The name "Turkmen" with respect to Iraq's minority Turkish population is ambiguous such that "'Turkoman' ... an English rendition of a persified expression; Turkman represents an arabified term and 'Turkmen' a genuine ethnonym" (RFE/RL 5 March 1999).
According to an opinion piece written by a retired Turkish Ambassador, the actual population of Turkmen in Iraq is unknown because the 1957 census was the last one where individuals could "register themselves as Turks" (Turkish Daily News 1 Oct. Currently, the Unrepresented Nations and Peoples Organization reports that the Turkmen are not considered a distinct identity ... They do not figure in national census and linguistic rights are denied even in places where they form the majority of the population.
Instead, atop the terminal building, there is simply an embossed shiny head; the profile of a middle-aged man in gold.
Turkmenistan has done its best to keep out journalists for the past decade, and has long been an unattainable dream for Moscow correspondents like myself.
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Repression under Sadam Hussein's government is directed at all opposition, distinctive ethnic and religious minorities were specifically targeted, [leading to] the violations of the linguistic, cultural and property rights of the Turkoman ().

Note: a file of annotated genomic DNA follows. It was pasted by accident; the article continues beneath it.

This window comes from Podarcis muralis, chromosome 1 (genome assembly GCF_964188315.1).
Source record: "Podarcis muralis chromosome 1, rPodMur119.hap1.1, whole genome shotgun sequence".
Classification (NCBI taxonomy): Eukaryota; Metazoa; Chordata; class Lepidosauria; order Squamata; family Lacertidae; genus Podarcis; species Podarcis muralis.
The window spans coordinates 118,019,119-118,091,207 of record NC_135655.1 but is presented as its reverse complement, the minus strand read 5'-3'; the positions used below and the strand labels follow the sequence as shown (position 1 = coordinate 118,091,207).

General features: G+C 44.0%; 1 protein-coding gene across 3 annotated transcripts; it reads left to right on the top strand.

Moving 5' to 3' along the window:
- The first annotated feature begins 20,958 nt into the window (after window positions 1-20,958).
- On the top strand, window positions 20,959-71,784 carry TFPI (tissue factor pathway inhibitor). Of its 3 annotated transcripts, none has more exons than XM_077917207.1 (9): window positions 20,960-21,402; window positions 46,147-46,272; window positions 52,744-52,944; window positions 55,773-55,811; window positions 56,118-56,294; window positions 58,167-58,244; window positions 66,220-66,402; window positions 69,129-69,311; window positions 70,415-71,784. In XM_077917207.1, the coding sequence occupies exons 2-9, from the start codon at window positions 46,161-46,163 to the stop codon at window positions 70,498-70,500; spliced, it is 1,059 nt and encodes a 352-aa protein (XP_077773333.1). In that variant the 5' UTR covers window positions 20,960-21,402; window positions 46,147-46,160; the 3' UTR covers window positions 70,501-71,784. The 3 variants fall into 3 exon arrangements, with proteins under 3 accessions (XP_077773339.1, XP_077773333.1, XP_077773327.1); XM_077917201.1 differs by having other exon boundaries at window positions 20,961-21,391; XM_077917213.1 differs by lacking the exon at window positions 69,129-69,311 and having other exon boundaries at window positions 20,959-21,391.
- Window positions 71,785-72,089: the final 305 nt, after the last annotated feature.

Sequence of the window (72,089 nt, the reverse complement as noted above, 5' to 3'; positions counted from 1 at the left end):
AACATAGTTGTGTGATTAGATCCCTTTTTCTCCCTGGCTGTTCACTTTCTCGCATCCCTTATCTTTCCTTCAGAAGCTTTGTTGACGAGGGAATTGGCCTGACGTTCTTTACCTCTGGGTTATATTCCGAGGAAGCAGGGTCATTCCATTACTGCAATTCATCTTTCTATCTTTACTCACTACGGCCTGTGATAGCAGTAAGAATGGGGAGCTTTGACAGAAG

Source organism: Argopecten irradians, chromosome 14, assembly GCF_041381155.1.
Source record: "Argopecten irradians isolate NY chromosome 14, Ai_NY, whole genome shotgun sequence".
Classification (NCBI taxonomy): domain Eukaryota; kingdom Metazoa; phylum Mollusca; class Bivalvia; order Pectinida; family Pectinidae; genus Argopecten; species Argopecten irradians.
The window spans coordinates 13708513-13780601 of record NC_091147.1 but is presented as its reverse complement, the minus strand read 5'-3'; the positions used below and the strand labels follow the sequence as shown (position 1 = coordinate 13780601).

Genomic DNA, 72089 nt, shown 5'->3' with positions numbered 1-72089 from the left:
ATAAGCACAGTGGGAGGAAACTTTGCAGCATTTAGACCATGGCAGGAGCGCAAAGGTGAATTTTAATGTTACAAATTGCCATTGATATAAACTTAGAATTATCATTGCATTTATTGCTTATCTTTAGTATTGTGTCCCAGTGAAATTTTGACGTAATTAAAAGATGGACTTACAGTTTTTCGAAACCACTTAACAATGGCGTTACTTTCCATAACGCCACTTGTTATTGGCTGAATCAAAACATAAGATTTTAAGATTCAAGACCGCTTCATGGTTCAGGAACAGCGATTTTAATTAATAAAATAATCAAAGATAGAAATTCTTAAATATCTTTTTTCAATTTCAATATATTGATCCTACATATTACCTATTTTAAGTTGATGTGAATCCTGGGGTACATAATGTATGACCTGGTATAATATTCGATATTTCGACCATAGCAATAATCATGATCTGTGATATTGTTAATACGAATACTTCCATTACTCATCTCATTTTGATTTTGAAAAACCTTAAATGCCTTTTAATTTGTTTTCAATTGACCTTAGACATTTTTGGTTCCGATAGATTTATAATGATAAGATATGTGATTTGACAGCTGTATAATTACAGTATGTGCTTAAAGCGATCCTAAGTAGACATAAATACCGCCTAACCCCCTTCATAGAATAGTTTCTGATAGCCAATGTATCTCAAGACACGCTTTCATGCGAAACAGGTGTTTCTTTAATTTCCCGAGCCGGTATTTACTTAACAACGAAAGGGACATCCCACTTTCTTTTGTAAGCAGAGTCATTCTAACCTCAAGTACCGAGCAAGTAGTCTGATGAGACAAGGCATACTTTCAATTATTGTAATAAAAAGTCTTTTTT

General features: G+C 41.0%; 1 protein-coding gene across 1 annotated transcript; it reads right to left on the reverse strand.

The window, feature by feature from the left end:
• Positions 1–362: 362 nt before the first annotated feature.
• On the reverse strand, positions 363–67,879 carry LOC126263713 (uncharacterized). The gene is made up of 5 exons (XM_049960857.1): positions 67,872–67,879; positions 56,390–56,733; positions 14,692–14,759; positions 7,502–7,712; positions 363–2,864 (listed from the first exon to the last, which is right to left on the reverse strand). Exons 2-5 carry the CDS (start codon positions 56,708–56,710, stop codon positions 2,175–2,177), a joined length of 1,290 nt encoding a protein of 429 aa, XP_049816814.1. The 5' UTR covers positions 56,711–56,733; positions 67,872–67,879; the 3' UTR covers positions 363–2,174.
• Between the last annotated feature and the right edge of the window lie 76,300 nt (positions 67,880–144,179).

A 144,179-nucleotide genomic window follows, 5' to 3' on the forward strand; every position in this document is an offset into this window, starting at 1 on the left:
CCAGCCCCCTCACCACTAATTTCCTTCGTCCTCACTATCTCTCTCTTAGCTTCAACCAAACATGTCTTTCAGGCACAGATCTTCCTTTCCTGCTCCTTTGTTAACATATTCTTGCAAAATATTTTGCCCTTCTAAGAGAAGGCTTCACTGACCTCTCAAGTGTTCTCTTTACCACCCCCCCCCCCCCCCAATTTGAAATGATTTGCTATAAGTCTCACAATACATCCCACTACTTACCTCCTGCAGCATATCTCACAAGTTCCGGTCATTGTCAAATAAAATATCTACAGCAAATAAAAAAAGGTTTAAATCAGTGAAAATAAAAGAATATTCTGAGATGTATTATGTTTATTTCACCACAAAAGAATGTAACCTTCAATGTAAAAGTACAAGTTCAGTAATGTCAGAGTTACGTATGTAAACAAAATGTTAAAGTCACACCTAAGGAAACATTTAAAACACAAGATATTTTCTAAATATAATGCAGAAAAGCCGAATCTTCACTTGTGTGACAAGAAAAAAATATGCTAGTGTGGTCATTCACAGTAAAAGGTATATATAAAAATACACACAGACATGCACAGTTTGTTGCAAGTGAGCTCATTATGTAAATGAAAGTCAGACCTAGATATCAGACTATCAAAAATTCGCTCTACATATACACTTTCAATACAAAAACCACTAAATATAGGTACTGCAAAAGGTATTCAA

E, available at: 27 August 2017] This is not a UNHCR publication.He was Saparmurat Niyazov, the local Communist party boss who had taken over as president when the country gained independence from the Soviet Union in the early 1990s, and created a personality cult unrivalled anywhere else in the world, except perhaps for North Korea.He decided he wasn't going to be boring old Mr Niyazov, he would be Turkmenbashi – Leader of all the Turkmens. A scruffy, miserably inhospitable patch of desert with nothing much going for it, Turkmenistan is watched closely by the rest of the world due to the vast reserves of gas – the fourth largest in the world – that lie under its arid sands and off its Caspian coast.There are also groups in Azerbaijan called Trukhman. Türkmenistan lies east of the Caspian Sea, north of Iran and Afghanistan.It shares a short northwestern border with Kazakhstan and its eastern border with Uzbekistan.Its ruler re-named the days of the week after himself and his mother. To get a driving licence, citizens must sit an exam on the dead leader’s autobiography. Landing in Ashgabat, there's no sign telling you where you are.